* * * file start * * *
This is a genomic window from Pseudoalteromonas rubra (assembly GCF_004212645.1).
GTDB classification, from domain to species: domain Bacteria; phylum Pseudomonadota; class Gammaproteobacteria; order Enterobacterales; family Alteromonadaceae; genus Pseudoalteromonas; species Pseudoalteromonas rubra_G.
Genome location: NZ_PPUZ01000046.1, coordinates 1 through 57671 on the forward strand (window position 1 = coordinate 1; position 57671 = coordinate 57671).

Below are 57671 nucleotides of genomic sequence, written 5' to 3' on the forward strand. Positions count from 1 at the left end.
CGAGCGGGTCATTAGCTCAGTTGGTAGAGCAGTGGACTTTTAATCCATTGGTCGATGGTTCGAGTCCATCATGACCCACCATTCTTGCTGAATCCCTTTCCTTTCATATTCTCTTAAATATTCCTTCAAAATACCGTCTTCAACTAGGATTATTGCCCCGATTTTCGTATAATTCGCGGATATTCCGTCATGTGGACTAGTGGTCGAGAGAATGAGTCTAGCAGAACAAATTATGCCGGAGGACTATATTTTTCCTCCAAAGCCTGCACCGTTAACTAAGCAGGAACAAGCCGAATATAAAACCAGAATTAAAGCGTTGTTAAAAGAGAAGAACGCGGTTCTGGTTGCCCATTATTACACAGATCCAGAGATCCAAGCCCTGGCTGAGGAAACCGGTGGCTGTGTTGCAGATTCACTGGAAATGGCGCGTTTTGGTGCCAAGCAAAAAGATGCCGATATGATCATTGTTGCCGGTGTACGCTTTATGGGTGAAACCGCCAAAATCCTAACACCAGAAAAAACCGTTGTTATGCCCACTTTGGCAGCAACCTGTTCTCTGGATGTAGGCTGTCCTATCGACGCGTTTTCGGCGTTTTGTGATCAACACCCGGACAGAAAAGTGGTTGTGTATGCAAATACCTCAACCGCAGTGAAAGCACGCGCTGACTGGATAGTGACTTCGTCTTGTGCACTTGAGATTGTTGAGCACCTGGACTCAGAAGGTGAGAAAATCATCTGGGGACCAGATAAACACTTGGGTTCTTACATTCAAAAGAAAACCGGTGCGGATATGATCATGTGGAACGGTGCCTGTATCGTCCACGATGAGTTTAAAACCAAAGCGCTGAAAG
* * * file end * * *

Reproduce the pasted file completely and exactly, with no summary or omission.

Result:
This is a genomic window from Pseudoalteromonas rubra (assembly GCF_004212645.1).
GTDB classification, from domain to species: domain Bacteria; phylum Pseudomonadota; class Gammaproteobacteria; order Enterobacterales; family Alteromonadaceae; genus Pseudoalteromonas; species Pseudoalteromonas rubra_G.
Genome location: NZ_PPUZ01000046.1, coordinates 1 through 57671 on the forward strand (window position 1 = coordinate 1; position 57671 = coordinate 57671).

Below are 57671 nucleotides of genomic sequence, written 5' to 3' on the forward strand. Positions count from 1 at the left end.
CGAGCGGGTCATTAGCTCAGTTGGTAGAGCAGTGGACTTTTAATCCATTGGTCGATGGTTCGAGTCCATCATGACCCACCATTCTTGCTGAATCCCTTTCCTTTCATATTCTCTTAAATATTCCTTCAAAATACCGTCTTCAACTAGGATTATTGCCCCGATTTTCGTATAATTCGCGGATATTCCGTCATGTGGACTAGTGGTCGAGAGAATGAGTCTAGCAGAACAAATTATGCCGGAGGACTATATTTTTCCTCCAAAGCCTGCACCGTTAACTAAGCAGGAACAAGCCGAATATAAAACCAGAATTAAAGCGTTGTTAAAAGAGAAGAACGCGGTTCTGGTTGCCCATTATTACACAGATCCAGAGATCCAAGCCCTGGCTGAGGAAACCGGTGGCTGTGTTGCAGATTCACTGGAAATGGCGCGTTTTGGTGCCAAGCAAAAAGATGCCGATATGATCATTGTTGCCGGTGTACGCTTTATGGGTGAAACCGCCAAAATCCTAACACCAGAAAAAACCGTTGTTATGCCCACTTTGGCAGCAACCTGTTCTCTGGATGTAGGCTGTCCTATCGACGCGTTTTCGGCGTTTTGTGATCAACACCCGGACAGAAAAGTGGTTGTGTATGCAAATACCTCAACCGCAGTGAAAGCACGCGCTGACTGGATAGTGACTTCGTCTTGTGCACTTGAGATTGTTGAGCACCTGGACTCAGAAGGTGAGAAAATCATCTGGGGACCAGATAAACACTTGGGTTCTTACATTCAAAAGAAAACCGGTGCGGATATGATCATGTGGAACGGTGCCTGTATCGTCCACGATGAGTTTAAAACCAAAGCGCTGAAAG